Sasol unveils record profit

Oil and chemicals group Sasol on Monday unveiled record profits for its 2005 financial year due to the sharp increase in international crude oil prices, while the company also predicted “satisfactory growth” in earnings for its 2006 year.

Sasol reported an 86% increase in diluted headline earnings per share to 1 719 cents for the year ended June 2005, from 925 cents in the previous comparative period.

The I-Net Bridge consensus of analysts was for diluted headline earnings per share of 1 694,5 cents, with forecasts ranging from 1 650 cents to 1 705 cents.

The group declared a final dividend of 310 cents, for a total dividend of 540 cents per share, up 20% from 450 cents in the previous year.

Sasol was expected to declare a total dividend of 501,5 cents, according to the I-Net Bridge consensus of analysts, with forecasts ranging from 475 cents to 518 cents.

Headline earnings per share increased to a record 1 749 cents from the previous year’s 934 cents, bettering the company’s previous record headline earnings per share of 1 597 cents achieved in 2002.

Turnover for the year soared to a record R69,239-billion from R60,151-billion in 2004.

At 1.05pm, Sasol’s share price on the JSE was quoted at R230.01, up 3,4% or R7,51 from the previous close.

Investment analysts are currently forecasting that Sasol will produce fully diluted headline earnings per share of 2 235 cents in its 2006 year, with forecasts ranging from 1 916 cents to 2 446,7 cents, and a dividend per share of 600 cents, with forecasts ranging from 500 cents to 725 cents.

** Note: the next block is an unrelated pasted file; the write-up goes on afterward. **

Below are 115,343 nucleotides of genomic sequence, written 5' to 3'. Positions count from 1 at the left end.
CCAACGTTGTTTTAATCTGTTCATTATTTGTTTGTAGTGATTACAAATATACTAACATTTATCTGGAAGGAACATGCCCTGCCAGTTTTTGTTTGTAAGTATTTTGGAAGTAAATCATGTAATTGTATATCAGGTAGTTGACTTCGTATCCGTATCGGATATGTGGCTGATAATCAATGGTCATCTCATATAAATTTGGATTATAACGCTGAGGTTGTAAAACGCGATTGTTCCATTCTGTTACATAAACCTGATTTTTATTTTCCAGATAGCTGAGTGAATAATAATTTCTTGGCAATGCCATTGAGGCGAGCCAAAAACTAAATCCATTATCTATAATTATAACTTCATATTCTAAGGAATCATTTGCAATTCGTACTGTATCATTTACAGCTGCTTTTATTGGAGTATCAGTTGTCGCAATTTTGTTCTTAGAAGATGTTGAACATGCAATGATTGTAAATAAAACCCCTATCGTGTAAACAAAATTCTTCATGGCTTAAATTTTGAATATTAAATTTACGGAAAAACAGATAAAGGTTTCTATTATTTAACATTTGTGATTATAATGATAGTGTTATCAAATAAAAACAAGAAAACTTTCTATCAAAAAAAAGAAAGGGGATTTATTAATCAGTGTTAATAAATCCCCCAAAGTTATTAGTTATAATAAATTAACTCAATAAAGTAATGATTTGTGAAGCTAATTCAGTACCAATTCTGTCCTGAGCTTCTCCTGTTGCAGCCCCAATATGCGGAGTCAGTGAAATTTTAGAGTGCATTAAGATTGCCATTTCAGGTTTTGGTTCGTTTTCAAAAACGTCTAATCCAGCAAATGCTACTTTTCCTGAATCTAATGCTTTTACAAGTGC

With the commissioning of the Oryx gas-to-liquids project in Qatar, in which Sasol has a 49% stake, Arya Sasol Polymers in Iran and the Project Turbo in South Africa, Sasol’s production will increase, but most of the rise in production will be felt in the group’s 2007 year.

As a result of the polymer plants under construction in South Africa and Iran, Sasol’s annual polymer output is set to almost double to 1,5-million tonnes, which will put Sasol among the world’s largest polymer producers.

Sasol will continue to grow its global gas-to-liquids and coal-to-liquids businesses, with the group especially looking at countries such as Australia, China, the United States, India and Pakistan, which have large coal reserves, Sasol chief executive Pat Davies said.

On the safety front, Sasol experienced 17 fatalities at its operations in 2005, which Davies said was “unacceptable”.

Sasol aims to reduce its recordable cases per 200 000 hours to 0,5 by the end of its 2006 fiscal year.—I-Net Bridge

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